Earlier this week, James Cameron took to CinemaCon 2016 to make the bold and surprising announcement that there would be not only an Avatar 2, but also an Avatar 3 and Avatar 4, with the Avatar movies coming “2023” and beyond (according to WhatCulture and various other outlets).
The announcement felt like going to the gym and posting about it on social media — good for you, but does anyone really, truly care?
It’s actually one of the biggest problems plaguing Hollywood right now, where directors and studios announce their plans too far ahead of time, before they even have a chance to gauge the future marketplace to determine if these upcoming movies are something fans actually want. I can tell you that I’m only mildly interested in an Avatar 2 as it is, and although it’s likely that I’ll journey to the theater upon its release to give it a go, I don’t see myself wanting or even being semi-interested in a third and fourth film in the franchise.
That’s not to say that the original Avatar wasn’t a good film. For its time, it’s safe to say that it was a formidable option in theaters. But I think Cameron and 20th Century Fox need to take a step back and slow their role, so-to-speak. If you pay attention to internet comments (which admittedly is a beast of an entirely strange and typically angry nature), you should take a look at the comments that these news articles announcing the numerous sequels are getting. The announcement is getting torn apart in comments sections all over the web, and rightfully so.
There are numerous reasons why the announcement is so off-putting. First and foremost, the original Avatar movie came out in 2009, and Avatar 2 isn’t scheduled for release until 2018, nine years later. Somehow, I find it hard to believe these so-called “epic” movies are going to be able to be released on schedule, given their massive budgets and how long it will take to make each movie. Secondly, this would likely tie James Cameron up until 2022. This will mean by the time the 4th Avatar releases, Cameron will be 68 years old. That isn’t to say that he wouldn’t be able to keep going at 68 — Spielberg, Scorcese and Eastwood prove otherwise — but it also means that we’re less likely going to get anymore movies like Titanic or The Abyss. Time on this earth is limited, after all.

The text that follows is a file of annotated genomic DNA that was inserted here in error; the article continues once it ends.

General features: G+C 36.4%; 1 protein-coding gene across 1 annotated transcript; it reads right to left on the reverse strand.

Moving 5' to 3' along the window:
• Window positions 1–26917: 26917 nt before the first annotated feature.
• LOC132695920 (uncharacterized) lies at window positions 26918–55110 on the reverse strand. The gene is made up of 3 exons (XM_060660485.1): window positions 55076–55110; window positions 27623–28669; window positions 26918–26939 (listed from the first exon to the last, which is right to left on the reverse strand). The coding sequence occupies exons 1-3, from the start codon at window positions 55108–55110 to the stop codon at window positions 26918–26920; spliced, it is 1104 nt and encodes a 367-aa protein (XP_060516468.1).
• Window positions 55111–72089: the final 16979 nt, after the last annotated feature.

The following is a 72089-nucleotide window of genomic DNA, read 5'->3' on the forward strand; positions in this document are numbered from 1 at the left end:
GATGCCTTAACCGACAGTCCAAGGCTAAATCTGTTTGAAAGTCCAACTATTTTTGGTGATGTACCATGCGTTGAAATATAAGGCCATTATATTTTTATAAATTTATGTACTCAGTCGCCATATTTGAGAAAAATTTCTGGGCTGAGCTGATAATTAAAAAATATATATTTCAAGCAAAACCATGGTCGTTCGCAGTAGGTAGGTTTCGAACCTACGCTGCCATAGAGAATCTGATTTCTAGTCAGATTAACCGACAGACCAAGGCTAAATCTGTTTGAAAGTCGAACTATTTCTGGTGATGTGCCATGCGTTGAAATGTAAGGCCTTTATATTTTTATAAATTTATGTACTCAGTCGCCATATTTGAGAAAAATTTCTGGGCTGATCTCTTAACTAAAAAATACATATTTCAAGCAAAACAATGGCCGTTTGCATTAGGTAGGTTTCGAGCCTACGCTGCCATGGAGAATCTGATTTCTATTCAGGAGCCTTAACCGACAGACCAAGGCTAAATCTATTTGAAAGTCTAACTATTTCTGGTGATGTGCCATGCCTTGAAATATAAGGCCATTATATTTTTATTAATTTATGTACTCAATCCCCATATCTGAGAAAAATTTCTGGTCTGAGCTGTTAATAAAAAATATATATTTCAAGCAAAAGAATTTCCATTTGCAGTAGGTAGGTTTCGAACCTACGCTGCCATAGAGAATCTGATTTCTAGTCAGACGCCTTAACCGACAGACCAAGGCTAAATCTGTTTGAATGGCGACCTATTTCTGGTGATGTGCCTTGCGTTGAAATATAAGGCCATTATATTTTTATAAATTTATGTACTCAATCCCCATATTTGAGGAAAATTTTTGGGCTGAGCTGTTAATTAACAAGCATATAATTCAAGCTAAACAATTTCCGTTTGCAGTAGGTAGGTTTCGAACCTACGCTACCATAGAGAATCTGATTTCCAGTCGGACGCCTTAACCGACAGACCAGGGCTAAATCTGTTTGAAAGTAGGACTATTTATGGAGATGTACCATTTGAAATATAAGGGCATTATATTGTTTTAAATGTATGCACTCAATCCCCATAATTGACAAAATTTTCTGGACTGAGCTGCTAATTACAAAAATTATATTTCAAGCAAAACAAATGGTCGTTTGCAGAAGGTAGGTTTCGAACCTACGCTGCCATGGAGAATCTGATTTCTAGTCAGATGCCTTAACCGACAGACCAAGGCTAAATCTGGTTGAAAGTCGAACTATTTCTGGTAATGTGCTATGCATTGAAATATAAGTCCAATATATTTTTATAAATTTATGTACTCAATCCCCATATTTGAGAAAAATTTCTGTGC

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I’ll also note that the shock value, or rather the awe and spectacle of the original Avatar film, would likely lose its charm with the sequels. By now, we’ve all seen great visual spectacles on screen, and the sort of interest in the unknown blue beings and the colorful world loses its appeal and second, third and fourth time around.
Finally, the possibility of there being an Avatar 4 just feels gross because it sounds so much like a cash-grab. Obviously, it’s too early on to actually claim that it is, in fact, a cash grab. But knowing that the first movie made so much at the box office, and pairing that with the fact that we haven’t even seen the first Avatar sequel just yet, it’s hard to imagine the third and fourth movies being anything but cash grabs.
What do you think? How many Avatar movies do we all need before we hold hands around the world? Sound off in the comments below and let us know your thoughts.